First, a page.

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How Is Math Used in Healthcare?
Jun 8, 2022
When you go to the doctor, they talk to you in numbers. Your blood pressure, temperature, pulse, and your weight are all measured numerically. Medical professionals use math when drawing up statistical graphs to show success rates of treatments and other large data points. All graphs, equations, statistics, and general maths we learn at school help us understand important aspects of human and veterinary medicine, biology, and science.
People always think that biology and chemistry are important for doctors, nurses, midwives, scientists, and all the other people involved in medicine, but in fact, math is also vital. Math and medicine naturally go together. In this blog, we will explore a number of medical practices and the math behind their science!
Math In Prescriptions
We are aware that doctors write prescriptions for their patients for various ailments. These prescriptions show a particular medication and dosage amount. Usually, medicines have recommendations for dosage amounts in mg (mg) per pound (lb). Doctors need to determine the precise dosage a patient will require based on their weight. They use the metric system, so most dosage instructions refer to milligrams per pound (mg/lb) of body weight.
In addition, doctors need to determine how long a prescription will last a patient. They must calculate how long the medication will stay in the patient’s body, so that a patient can plan on when they should take the prescription, making sure they have the optimal amount throughout their treatment.
Mathematics ensures that measurements and calculations are accurate so that doctors provide patients with the best available care.
Math for diagnosing medical conditions and diseases:
Maths helps ensure that medical problems are correctly identified and diagnosed. This process is called diagnostic testing and involves measuring the amounts of certain substances in different biological samples (blood, etc.).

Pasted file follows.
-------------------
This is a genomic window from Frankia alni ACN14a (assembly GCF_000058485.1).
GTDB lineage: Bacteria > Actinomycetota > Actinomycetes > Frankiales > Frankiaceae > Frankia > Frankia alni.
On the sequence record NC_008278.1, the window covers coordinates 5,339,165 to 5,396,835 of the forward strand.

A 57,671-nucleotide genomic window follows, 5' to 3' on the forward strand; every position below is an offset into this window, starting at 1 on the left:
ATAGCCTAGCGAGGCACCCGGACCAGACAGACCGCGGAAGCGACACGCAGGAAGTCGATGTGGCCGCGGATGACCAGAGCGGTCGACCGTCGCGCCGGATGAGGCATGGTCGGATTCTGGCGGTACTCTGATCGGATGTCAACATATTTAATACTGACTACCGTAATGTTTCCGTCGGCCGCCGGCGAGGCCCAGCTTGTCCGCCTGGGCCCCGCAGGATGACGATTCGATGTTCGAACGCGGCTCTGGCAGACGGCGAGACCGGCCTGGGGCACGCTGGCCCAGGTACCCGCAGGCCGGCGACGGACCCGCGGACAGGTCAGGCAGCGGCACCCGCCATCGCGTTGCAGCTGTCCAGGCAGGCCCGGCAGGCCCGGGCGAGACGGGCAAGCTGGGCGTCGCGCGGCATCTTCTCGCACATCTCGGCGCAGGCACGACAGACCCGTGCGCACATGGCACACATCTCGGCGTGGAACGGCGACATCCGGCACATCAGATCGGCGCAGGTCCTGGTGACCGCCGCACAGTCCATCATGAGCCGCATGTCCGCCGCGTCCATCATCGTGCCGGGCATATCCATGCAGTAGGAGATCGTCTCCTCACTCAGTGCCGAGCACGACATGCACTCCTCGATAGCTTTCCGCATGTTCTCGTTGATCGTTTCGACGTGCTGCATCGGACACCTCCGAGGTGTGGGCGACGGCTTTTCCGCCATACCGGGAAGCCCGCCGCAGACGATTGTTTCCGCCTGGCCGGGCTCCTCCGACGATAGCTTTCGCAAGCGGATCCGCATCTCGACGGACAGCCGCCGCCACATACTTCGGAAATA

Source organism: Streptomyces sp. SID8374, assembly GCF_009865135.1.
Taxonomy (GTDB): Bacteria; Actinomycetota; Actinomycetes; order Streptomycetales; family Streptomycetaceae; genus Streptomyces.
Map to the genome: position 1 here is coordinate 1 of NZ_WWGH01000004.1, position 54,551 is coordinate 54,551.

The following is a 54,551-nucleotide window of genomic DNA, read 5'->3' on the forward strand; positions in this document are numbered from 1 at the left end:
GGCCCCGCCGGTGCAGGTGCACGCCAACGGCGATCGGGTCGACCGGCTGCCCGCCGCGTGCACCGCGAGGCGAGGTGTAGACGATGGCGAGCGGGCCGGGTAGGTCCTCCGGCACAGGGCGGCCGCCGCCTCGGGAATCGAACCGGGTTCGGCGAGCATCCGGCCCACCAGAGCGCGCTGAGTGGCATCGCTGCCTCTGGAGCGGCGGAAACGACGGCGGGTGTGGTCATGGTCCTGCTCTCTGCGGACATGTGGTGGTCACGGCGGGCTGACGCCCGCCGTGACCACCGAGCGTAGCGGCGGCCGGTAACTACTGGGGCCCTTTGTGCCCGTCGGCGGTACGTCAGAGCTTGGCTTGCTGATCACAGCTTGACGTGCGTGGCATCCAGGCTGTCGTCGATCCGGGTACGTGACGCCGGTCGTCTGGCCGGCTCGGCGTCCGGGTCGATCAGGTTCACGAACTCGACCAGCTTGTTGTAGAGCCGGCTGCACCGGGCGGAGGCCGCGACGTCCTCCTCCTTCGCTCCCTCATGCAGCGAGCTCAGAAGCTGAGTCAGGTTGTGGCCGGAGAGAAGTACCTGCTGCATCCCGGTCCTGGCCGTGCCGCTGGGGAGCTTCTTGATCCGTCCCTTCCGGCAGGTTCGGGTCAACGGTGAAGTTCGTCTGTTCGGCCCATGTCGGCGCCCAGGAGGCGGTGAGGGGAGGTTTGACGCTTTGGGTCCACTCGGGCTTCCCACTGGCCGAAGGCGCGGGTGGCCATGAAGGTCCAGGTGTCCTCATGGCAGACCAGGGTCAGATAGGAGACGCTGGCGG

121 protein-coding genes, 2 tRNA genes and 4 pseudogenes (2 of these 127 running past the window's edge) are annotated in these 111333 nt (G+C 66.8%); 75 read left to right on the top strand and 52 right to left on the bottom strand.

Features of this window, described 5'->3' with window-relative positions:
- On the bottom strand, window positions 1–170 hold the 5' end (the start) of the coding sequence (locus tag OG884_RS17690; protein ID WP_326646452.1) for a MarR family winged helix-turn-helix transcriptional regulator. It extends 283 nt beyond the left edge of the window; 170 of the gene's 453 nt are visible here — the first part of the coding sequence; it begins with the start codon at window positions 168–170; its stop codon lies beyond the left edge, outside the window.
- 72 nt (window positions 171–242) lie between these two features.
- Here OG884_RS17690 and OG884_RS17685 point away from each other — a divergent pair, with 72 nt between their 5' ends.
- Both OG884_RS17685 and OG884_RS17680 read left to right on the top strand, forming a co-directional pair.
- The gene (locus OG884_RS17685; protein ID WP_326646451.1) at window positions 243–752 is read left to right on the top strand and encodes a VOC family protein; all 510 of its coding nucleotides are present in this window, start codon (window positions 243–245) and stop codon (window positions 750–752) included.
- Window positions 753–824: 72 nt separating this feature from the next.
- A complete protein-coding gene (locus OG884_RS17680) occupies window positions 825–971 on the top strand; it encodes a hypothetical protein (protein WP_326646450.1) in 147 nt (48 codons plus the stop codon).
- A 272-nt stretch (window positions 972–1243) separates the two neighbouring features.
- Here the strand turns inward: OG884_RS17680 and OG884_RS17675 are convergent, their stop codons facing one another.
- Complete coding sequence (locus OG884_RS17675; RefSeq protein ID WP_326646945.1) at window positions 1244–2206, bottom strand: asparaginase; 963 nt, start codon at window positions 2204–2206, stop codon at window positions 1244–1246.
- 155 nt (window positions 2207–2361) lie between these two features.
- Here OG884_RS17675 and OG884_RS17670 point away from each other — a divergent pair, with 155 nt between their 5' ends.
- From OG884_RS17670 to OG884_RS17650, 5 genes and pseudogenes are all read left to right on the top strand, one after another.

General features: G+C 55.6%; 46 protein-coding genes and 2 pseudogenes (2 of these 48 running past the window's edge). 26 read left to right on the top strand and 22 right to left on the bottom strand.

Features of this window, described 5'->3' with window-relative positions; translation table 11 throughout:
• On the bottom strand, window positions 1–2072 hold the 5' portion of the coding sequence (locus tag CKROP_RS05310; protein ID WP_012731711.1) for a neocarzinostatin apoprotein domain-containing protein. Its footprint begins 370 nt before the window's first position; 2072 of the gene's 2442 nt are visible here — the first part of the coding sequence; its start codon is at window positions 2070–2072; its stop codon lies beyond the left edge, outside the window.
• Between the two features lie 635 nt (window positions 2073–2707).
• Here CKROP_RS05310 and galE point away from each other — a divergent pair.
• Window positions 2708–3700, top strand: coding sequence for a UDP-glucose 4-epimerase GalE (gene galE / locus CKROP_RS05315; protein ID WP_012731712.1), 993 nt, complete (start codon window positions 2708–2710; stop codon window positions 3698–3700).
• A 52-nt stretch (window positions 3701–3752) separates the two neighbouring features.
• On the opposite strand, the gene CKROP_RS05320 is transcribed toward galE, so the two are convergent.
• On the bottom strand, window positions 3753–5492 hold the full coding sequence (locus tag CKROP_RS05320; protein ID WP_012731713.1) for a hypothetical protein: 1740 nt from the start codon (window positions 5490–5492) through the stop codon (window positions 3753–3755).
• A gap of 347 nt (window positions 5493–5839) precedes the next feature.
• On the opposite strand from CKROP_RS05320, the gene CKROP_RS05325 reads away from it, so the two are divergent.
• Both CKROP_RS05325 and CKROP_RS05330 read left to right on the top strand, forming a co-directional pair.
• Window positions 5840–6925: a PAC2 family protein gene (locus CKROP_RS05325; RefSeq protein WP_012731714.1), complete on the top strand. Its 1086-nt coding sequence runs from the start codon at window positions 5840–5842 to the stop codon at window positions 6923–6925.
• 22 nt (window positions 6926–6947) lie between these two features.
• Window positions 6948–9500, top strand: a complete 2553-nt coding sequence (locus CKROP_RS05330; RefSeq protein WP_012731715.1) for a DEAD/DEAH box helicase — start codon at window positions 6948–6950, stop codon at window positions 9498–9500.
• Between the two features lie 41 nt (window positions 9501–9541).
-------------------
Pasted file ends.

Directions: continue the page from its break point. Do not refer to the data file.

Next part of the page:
Diagnostics like CAT (CT) scans and X-rays visualize the body using different shades of gray based on body tissue density. This imaging relies on math functions in the form of millions of computations that are registered through the software that directs these machines. At its very core, a CT machine is calculating the depth and density of each X-ray image that is being taken and then collects that data to draw a multi-dimensional image of the area being scanned. Millions of bits of data string together thousands of scans made from computer-generated pixels, all in an effort to create an image for the doctor to get a visual of the area they wish to explore.
Medical Research & Data:
Doctors rely on clinical evidence to ensure their patients receive the best treatment. They have to read a great deal of medical literature, which relies heavily on statistics, percentages, and probabilities. Evaluating the success rates of treatments is pivotal to understanding various treatment options, and helping doctors choose the best one for their patients. Suppose a research paper reports an 80% response rate to a specific treatment, but only 50% of those patients remain disease-free a year later. Accordingly, a doctor would calculate that out of 100 patients, around 40 would remain healthy after treatment. These statistics are vital in helping determine whether or not a course of treatment is worthy of being considered for a patient.
In summary, biology and chemistry are essential for doctors, nurses, and other healthcare employees, but math is essential for biology and chemistry. Therefore, whether you are thinking of becoming a doctor, hoping to develop new medical technologies, or want to understand better the treatments you receive as a patient, understanding the math behind the science will work wonders.
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